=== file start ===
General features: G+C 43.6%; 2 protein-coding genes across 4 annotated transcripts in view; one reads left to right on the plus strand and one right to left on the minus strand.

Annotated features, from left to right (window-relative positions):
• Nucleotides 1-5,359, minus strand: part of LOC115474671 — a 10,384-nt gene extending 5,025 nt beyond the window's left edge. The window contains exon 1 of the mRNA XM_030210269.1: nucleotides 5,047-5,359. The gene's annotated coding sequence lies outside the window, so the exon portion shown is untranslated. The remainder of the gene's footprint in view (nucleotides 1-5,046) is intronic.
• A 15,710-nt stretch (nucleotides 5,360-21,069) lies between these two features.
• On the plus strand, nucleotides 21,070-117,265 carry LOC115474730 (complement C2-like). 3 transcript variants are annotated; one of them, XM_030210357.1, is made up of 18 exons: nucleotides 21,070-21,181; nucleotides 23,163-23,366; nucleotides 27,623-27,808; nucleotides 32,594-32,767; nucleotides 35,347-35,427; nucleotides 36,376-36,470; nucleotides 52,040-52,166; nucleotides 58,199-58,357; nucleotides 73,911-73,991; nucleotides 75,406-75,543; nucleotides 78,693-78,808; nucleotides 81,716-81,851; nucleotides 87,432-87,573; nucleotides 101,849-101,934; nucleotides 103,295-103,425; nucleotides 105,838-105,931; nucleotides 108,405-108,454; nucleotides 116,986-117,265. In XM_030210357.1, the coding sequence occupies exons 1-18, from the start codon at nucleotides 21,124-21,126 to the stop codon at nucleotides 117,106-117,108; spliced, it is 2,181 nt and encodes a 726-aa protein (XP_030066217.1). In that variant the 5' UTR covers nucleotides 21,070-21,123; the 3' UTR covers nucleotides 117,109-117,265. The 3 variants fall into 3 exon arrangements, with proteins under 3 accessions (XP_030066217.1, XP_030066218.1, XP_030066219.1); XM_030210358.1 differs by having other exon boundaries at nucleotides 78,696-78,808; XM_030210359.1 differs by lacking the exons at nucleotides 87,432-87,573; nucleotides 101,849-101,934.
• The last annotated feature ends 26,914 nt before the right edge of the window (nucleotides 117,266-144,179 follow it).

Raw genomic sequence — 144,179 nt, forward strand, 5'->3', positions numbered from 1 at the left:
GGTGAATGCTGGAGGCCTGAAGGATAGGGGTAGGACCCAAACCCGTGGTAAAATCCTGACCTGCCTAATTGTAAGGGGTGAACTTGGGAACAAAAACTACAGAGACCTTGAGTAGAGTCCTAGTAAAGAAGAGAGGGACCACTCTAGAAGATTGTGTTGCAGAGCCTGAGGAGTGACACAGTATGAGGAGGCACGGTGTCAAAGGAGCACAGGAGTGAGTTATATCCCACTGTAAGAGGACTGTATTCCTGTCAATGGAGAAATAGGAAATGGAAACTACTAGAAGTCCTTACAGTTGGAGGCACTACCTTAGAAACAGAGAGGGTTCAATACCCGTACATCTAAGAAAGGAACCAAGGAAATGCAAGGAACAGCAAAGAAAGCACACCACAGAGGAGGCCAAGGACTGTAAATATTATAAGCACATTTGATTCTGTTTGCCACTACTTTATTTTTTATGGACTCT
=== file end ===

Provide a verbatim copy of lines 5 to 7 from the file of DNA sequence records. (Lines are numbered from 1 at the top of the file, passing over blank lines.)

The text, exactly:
• On the plus strand, nucleotides 21,070-117,265 carry LOC115474730 (complement C2-like). 3 transcript variants are annotated; one of them, XM_030210357.1, is made up of 18 exons: nucleotides 21,070-21,181; nucleotides 23,163-23,366; nucleotides 27,623-27,808; nucleotides 32,594-32,767; nucleotides 35,347-35,427; nucleotides 36,376-36,470; nucleotides 52,040-52,166; nucleotides 58,199-58,357; nucleotides 73,911-73,991; nucleotides 75,406-75,543; nucleotides 78,693-78,808; nucleotides 81,716-81,851; nucleotides 87,432-87,573; nucleotides 101,849-101,934; nucleotides 103,295-103,425; nucleotides 105,838-105,931; nucleotides 108,405-108,454; nucleotides 116,986-117,265. In XM_030210357.1, the coding sequence occupies exons 1-18, from the start codon at nucleotides 21,124-21,126 to the stop codon at nucleotides 117,106-117,108; spliced, it is 2,181 nt and encodes a 726-aa protein (XP_030066217.1). In that variant the 5' UTR covers nucleotides 21,070-21,123; the 3' UTR covers nucleotides 117,109-117,265. The 3 variants fall into 3 exon arrangements, with proteins under 3 accessions (XP_030066217.1, XP_030066218.1, XP_030066219.1); XM_030210358.1 differs by having other exon boundaries at nucleotides 78,696-78,808; XM_030210359.1 differs by lacking the exons at nucleotides 87,432-87,573; nucleotides 101,849-101,934.
• The last annotated feature ends 26,914 nt before the right edge of the window (nucleotides 117,266-144,179 follow it).

Raw genomic sequence — 144,179 nt, forward strand, 5'->3', positions numbered from 1 at the left: